The Biden administration’s “National Strategy on Gender Equity and Equality” has so many obvious problems that the subtle ones can pass under the radar. The latter include assuring that K-12 schools investigate allegations of sexual assault and harassment using methods that: 1) Are biased and incompatible with due process. 2) Are grounded in and used to inculcate “Critical Feminism” and anti-male prejudice.
Such are the realities behind the benign sounding term “trauma informed methods” and claims that these “protect victims.” But lack of familiarity with the term is all that can conceal the truth about a document that openly says: “We will improve the response to sexual assault, sexual harassment, and other gender-based violence in early childhood, K-12, and post-secondary education, including supporting trauma informed training for school employees to reduce re-victimizing students.”
“Trauma informed” is a euphemism for presumption of guilt. “Trauma informed” methods oppose objectively assessing allegations. They insist investigators should “start by believing” allegations—then search for corroboration. Conclusions are not based on evidence. Evidence is interpreted to fit the presupposition. Science is disregarded. According to scientific psychology, for example, trauma usually enhances memory. “Trauma informed” methods claim trauma usually impairs memory—then treat inconsistencies and apparent dishonesty as proof of veracity.
Another unscientific “justification” is belief that human psychology is innately fragile. No distinction is made between the emotionally unpleasant and the traumatic. Because rigorous examination of accusers is emotionally unpleasant it’s excluded as “re-traumatizing.” This ignores a basic principle of justice—that protecting the innocent requires that punishment cannot be imposed without sufficient proof. What impact obtaining proof has on victims’ psychology has no bearing on its necessity.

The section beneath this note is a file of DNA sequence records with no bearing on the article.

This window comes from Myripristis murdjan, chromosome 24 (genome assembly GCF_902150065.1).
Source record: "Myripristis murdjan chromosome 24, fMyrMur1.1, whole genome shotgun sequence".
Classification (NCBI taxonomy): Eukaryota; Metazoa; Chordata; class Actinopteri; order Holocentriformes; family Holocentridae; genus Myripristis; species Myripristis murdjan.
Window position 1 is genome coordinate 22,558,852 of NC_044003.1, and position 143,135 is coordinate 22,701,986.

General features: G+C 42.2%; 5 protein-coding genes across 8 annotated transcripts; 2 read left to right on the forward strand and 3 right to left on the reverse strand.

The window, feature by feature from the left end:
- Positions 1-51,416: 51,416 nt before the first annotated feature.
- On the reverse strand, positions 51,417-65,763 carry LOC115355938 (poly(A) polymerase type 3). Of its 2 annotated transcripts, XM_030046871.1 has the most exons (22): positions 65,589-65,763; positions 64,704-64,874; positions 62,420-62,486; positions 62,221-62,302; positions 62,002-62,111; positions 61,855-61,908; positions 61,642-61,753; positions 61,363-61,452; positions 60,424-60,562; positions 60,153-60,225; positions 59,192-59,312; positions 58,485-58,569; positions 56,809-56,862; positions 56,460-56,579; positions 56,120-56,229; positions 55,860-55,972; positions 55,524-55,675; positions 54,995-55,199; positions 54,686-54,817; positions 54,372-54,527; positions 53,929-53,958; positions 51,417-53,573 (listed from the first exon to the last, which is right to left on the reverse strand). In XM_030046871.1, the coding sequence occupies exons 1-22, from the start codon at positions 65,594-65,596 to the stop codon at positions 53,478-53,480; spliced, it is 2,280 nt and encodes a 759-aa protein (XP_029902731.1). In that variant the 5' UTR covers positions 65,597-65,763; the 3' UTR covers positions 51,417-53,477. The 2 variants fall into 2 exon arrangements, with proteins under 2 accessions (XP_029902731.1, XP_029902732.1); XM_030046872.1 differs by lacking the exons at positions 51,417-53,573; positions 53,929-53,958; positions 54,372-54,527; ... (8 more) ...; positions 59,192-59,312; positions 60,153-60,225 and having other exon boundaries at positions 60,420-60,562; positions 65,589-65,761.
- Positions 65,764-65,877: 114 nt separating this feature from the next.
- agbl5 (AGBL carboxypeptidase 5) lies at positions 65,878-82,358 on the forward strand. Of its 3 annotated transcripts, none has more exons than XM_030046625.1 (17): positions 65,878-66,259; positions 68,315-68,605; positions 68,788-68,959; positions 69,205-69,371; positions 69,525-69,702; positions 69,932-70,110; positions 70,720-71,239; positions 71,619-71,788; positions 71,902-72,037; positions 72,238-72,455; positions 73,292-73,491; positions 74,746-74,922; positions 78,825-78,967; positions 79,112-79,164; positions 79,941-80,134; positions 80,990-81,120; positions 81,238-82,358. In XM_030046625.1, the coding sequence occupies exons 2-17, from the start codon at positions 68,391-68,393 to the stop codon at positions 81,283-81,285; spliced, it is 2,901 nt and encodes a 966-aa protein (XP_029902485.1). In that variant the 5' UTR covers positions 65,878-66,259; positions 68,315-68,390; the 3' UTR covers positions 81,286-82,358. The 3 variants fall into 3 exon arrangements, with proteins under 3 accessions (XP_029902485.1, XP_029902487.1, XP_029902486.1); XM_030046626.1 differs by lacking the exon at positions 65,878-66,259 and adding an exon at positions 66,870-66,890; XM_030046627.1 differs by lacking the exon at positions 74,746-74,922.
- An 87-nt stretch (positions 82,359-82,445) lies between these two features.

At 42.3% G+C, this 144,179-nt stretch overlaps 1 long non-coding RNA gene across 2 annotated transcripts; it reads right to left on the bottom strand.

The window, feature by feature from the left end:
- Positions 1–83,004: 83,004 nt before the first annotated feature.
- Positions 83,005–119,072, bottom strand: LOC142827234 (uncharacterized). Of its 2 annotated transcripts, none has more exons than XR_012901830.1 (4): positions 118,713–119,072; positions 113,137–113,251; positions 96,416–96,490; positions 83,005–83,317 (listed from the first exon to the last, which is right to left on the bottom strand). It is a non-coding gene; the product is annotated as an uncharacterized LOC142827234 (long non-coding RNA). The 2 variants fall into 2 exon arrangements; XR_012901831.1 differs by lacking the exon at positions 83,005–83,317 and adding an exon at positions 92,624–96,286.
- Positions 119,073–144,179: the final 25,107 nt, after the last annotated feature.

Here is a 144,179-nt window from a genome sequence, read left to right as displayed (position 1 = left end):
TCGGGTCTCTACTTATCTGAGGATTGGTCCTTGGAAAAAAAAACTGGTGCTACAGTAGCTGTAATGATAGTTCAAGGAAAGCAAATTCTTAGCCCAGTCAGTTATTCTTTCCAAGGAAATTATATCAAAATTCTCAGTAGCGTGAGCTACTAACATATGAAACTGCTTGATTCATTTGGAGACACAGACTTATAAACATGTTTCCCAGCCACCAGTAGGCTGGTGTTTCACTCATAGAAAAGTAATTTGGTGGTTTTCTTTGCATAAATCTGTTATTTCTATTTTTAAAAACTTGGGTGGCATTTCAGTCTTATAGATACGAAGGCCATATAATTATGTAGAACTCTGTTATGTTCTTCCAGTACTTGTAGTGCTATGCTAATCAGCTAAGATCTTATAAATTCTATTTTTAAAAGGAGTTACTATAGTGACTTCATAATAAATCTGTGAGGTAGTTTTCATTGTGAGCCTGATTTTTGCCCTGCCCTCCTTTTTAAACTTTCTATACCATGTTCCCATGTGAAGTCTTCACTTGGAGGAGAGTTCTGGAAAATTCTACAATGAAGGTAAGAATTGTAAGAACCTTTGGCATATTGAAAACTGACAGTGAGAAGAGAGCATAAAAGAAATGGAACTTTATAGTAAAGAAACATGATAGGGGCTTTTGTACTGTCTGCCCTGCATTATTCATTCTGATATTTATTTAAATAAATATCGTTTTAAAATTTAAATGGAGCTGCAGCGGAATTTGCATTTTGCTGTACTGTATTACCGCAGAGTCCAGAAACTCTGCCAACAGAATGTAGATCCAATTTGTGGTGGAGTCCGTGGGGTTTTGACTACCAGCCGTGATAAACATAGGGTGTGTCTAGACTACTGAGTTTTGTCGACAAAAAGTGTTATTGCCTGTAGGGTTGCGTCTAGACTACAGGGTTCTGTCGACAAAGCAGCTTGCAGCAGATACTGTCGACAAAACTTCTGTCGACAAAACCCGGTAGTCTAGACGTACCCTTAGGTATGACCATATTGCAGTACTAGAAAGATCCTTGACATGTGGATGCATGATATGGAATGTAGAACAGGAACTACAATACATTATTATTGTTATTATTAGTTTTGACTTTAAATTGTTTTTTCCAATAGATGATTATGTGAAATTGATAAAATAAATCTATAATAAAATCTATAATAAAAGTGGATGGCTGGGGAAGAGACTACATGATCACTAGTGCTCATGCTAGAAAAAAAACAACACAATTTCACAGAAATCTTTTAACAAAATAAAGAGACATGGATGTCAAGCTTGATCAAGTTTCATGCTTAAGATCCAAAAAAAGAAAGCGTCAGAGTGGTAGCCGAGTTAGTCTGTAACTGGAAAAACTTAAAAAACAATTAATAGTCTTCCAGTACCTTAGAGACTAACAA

Critiques of “trauma informed” methods have focused on the criminal justice system and college disciplinary policies. Results of their use in these areas have been predictable. Increased prosecution of rape without sufficient evidence led to plummeting conviction rates. Falsely accused college students have often been punished despite lack of evidence—even despite exonerating evidence. Many have filed successful lawsuits.
If “trauma informed” methods are introduced in K-12 education, falsely accused students will: 1) Suffer the disadvantages found in both the criminal justice and college disciplinary systems. 2) Not benefit from the ways each system mitigates dangers to the falsely accused.
Being subject to the criminal justice system is not a free choice. But standards of proof and of due process greatly reduce the danger of convicting the innocent—even if investigators influenced by “trauma informed” methods presume guilt. College students are in an inverse situation. Too many colleges severely punish students without sufficient evidence. But attendance at a particular college is a matter of choice. Students’ can use colleges’ disciplinary policies as criteria for deciding which to attend—giving them some control over whether they are subjected to unjust “standards.”
Introducing “trauma informed” methods into K-12 public education would force the majority of Americans under 18 into an unjust disciplinary system. This can have severe consequences for their pursuit of higher education—and so for their entire futures. Limited to public schools, the worst impact would be on the economically disadvantaged. Extending “trauma informed” methods to private K-12 schools would make the problem almost universal.
Another problem is that support for “trauma informed” methods is often motivated by and used to promote “Critical Feminism.” Critical Feminism is grounded in the same Frankfurt School ideology as Critical Race Theory. The Frankfurt School divides people into “oppressor groups” and “victim groups.” Males and white people are categorized as “oppressors” while women and people of non-white races are “victims.” In fact, the entire “National Strategy on Gender Equity and Equality” is permeated by Frankfurt School presuppositions. That is why it largely focuses on matters that have no meaningful relationship to gender—using the Critical Theory concept of “intersectionality” as “justification.”
Critical Feminism’s approach to sexual assault and harassment is grounded in its victim/oppressor ideology. It refuses to accept that each offense is rooted in the personal decisions of an individual—regardless of the sex of either the offender or the victim. Instead, it claims that male-on-female offenses are rooted in and reinforce a “victim/oppressor social dichotomy.” The teaching of Critical Race Theory in schools suggests that “trauma informed” methods of “combating rape” will be used to inculcate Critical Feminism.
Sound educational policy must: 1) Establish reasonable standards of evidence to be met before students can be punished for alleged sexual assault or harassment. 2) Establish a clear system for appealing disciplinary decisions made without sufficient evidence. 3) Prohibit disciplinary policies and teaching practices that inculcate (even by implication) the belief that men are oppressors and women are victims. 4) Enforce meaningful discipline of teachers and school administrators who violate the foregoing policies.